The World Association for Christian Communication (WACC) has conveyed its support to UN Women as it commences its first year of operation.

In a letter addressed to UN Women Executive Director Michelle Bachelet, former president of Chile, WACC said it supports the agency’s vision to work for the elimination of discrimination against women and girls and argues that integrating efforts to foster women’s communication rights into the agency’s goals “increases the possibility of achieving deeper, structural and long-term change.”

“We urge UN Women to intentionally advance efforts to secure women’s communication rights that empower women to express their needs, make themselves heard, and take charge of their own progress”, says the letter addressed to Bachelet. 

The letter, signed by the WACC General Secretary, The Rev. Karin Achtelstetter, further states that UN Women’s vision of providing women and girls with “a powerful voice” resonates with WACC’s pursuit of the right to communicate, particularly for the historically marginalized, the majority of whom are women.

Over the years, WACC has consistently expressed concern about equal and affordable access to communication and knowledge, media and gender justice, and the relationship between communication and power.

Through its Global Media Monitoring Project (GMMP) launched in 1995, WACC has conducted research studies mapping progress in gender portrayal and representation in the world’s news media.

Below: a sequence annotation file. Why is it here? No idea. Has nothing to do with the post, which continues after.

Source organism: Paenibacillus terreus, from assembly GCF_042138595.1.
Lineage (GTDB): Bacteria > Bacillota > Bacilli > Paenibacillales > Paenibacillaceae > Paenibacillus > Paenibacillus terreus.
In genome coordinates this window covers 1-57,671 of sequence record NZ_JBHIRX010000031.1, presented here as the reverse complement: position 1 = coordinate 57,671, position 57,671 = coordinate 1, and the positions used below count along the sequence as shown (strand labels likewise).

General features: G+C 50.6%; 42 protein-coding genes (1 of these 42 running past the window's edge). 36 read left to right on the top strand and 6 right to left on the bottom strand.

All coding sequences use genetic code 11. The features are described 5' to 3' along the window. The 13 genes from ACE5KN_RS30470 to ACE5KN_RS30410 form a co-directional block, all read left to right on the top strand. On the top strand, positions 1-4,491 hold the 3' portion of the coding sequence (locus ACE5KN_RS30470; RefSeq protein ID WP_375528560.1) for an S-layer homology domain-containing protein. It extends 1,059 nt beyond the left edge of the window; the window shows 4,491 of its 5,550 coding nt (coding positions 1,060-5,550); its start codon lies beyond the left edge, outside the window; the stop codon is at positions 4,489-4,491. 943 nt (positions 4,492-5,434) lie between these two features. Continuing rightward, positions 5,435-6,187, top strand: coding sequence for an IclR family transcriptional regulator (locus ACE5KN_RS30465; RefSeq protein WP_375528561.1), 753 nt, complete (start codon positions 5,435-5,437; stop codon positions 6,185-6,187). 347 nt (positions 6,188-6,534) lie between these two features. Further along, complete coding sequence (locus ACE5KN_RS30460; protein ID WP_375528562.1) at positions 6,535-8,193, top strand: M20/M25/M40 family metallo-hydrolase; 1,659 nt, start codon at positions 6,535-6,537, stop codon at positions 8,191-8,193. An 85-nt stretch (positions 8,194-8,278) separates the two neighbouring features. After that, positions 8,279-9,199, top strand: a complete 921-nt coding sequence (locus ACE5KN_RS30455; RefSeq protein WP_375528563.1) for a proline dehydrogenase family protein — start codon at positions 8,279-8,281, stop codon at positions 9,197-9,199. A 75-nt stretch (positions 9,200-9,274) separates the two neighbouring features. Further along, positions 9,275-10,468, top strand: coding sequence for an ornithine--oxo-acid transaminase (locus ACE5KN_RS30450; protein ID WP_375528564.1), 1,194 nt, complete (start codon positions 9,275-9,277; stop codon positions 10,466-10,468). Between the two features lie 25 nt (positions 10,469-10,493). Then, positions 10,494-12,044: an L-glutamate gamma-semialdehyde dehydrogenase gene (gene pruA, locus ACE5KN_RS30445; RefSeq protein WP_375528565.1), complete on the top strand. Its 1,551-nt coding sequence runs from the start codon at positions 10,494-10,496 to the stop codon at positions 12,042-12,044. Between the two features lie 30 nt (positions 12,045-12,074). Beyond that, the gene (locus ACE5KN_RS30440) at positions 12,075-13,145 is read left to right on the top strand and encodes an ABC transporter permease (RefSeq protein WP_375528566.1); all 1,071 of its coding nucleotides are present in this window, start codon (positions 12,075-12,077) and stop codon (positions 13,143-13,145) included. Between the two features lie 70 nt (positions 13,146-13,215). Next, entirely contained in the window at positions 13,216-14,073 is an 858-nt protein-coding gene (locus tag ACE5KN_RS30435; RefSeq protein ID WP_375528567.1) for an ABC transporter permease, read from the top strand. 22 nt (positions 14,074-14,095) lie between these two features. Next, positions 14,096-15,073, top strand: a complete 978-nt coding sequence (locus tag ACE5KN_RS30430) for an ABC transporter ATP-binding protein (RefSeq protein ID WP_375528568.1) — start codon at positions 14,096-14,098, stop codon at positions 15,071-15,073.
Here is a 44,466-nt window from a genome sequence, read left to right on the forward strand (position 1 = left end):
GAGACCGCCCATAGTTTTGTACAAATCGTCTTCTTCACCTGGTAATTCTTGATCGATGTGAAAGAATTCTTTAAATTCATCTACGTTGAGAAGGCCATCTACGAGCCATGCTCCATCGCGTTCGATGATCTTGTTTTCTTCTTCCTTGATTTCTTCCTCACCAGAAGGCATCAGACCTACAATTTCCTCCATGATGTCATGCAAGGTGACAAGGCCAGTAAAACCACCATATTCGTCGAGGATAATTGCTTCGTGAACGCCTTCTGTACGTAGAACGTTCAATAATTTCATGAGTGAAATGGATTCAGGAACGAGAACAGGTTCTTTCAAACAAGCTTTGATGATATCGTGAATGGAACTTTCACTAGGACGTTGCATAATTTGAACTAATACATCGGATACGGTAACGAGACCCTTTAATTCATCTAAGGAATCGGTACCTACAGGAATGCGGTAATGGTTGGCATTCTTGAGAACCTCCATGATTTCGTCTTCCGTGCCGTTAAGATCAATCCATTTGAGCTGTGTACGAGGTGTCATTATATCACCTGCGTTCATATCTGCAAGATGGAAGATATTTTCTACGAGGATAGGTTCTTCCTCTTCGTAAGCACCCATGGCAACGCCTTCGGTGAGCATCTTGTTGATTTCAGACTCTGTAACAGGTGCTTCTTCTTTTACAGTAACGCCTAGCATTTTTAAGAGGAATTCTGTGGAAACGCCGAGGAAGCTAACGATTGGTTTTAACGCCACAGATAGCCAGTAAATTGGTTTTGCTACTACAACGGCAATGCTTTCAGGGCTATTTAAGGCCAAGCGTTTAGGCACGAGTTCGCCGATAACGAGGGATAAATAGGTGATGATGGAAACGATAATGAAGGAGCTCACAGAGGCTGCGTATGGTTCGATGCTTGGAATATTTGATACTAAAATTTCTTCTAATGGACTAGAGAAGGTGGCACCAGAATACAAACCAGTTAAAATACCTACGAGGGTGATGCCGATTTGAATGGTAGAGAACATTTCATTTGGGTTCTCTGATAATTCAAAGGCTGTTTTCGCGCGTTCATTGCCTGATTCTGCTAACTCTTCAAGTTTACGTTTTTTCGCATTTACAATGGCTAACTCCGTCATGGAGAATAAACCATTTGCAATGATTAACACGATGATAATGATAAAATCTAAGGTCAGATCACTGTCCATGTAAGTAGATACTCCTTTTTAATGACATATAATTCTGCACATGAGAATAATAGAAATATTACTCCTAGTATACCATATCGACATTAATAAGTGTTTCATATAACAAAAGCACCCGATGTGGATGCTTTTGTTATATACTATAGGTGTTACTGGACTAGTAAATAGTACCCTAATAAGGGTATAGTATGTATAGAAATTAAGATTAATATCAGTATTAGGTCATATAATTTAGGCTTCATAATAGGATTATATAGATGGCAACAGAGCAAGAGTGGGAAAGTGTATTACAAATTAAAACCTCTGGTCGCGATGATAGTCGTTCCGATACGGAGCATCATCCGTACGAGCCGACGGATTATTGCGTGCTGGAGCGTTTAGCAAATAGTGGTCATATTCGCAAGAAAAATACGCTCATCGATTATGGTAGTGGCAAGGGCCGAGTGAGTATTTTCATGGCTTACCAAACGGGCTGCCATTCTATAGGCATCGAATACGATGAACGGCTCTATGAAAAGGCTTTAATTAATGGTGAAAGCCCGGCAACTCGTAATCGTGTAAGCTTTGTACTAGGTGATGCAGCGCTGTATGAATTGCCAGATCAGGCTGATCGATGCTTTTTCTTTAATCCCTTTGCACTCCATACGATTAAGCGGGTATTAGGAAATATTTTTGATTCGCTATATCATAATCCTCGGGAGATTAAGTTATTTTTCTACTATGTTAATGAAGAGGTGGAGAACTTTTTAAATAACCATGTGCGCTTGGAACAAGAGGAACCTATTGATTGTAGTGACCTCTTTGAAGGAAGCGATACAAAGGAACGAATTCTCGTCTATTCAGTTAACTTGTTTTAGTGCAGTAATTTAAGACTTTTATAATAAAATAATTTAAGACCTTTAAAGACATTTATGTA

Its recent report launched Sept. 29 states that 76% of the people heard or read about in the world’s news are male. The report was financially supported by UNIFEM (United Nations Development Fund for Women).

Through GMMP, WACC has collaborated with UNIFEM’s country offices to draw up an agenda for women’s communication rights in practice.

UN Women was created in July 2010 by the United Nations General Assembly as the United Nations Entity for Gender Equality and the Empowerment of Women. Its main roles are: 

  • to support inter-governmental bodies, such as the Commission on the Status of Women, in their formulation of policies, global standards and norms;
  • to help Member States to implement these standards, standing ready to provide suitable technical and financial support to those countries that request it and to forge effective partnerships with civil society and
  • to hold the UN system accountable for its own commitments on gender equality, including regular monitoring of system-wide progress.